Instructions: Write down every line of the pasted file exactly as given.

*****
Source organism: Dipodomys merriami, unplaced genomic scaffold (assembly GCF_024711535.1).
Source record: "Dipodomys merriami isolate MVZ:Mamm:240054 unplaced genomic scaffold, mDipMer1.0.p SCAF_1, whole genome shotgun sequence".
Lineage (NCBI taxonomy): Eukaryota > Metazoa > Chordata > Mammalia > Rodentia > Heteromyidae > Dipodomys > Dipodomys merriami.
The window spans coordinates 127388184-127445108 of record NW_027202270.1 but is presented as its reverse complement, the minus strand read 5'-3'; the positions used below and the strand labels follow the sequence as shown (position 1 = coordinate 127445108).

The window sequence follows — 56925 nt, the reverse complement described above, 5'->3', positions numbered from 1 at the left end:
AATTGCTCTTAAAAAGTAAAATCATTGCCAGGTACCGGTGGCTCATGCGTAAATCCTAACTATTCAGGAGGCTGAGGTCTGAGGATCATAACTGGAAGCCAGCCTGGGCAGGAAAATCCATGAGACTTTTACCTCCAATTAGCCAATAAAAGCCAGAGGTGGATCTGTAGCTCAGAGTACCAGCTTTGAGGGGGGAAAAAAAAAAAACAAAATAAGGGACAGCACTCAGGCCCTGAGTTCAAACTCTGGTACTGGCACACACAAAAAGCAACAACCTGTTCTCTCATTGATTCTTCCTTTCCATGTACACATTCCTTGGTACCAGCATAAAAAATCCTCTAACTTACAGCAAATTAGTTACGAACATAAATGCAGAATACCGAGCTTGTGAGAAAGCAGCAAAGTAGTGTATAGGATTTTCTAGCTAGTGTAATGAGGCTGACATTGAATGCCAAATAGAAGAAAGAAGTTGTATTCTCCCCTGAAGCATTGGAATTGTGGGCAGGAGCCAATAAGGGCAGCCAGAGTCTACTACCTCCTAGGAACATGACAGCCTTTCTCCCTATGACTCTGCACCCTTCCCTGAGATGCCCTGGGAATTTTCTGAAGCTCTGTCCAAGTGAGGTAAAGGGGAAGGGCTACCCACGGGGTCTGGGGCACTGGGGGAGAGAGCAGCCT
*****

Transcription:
Source organism: Dipodomys merriami, unplaced genomic scaffold (assembly GCF_024711535.1).
Source record: "Dipodomys merriami isolate MVZ:Mamm:240054 unplaced genomic scaffold, mDipMer1.0.p SCAF_1, whole genome shotgun sequence".
Lineage (NCBI taxonomy): Eukaryota > Metazoa > Chordata > Mammalia > Rodentia > Heteromyidae > Dipodomys > Dipodomys merriami.
The window spans coordinates 127388184-127445108 of record NW_027202270.1 but is presented as its reverse complement, the minus strand read 5'-3'; the positions used below and the strand labels follow the sequence as shown (position 1 = coordinate 127445108).

The window sequence follows — 56925 nt, the reverse complement described above, 5'->3', positions numbered from 1 at the left end:
AATTGCTCTTAAAAAGTAAAATCATTGCCAGGTACCGGTGGCTCATGCGTAAATCCTAACTATTCAGGAGGCTGAGGTCTGAGGATCATAACTGGAAGCCAGCCTGGGCAGGAAAATCCATGAGACTTTTACCTCCAATTAGCCAATAAAAGCCAGAGGTGGATCTGTAGCTCAGAGTACCAGCTTTGAGGGGGGAAAAAAAAAAAACAAAATAAGGGACAGCACTCAGGCCCTGAGTTCAAACTCTGGTACTGGCACACACAAAAAGCAACAACCTGTTCTCTCATTGATTCTTCCTTTCCATGTACACATTCCTTGGTACCAGCATAAAAAATCCTCTAACTTACAGCAAATTAGTTACGAACATAAATGCAGAATACCGAGCTTGTGAGAAAGCAGCAAAGTAGTGTATAGGATTTTCTAGCTAGTGTAATGAGGCTGACATTGAATGCCAAATAGAAGAAAGAAGTTGTATTCTCCCCTGAAGCATTGGAATTGTGGGCAGGAGCCAATAAGGGCAGCCAGAGTCTACTACCTCCTAGGAACATGACAGCCTTTCTCCCTATGACTCTGCACCCTTCCCTGAGATGCCCTGGGAATTTTCTGAAGCTCTGTCCAAGTGAGGTAAAGGGGAAGGGCTACCCACGGGGTCTGGGGCACTGGGGGAGAGAGCAGCCT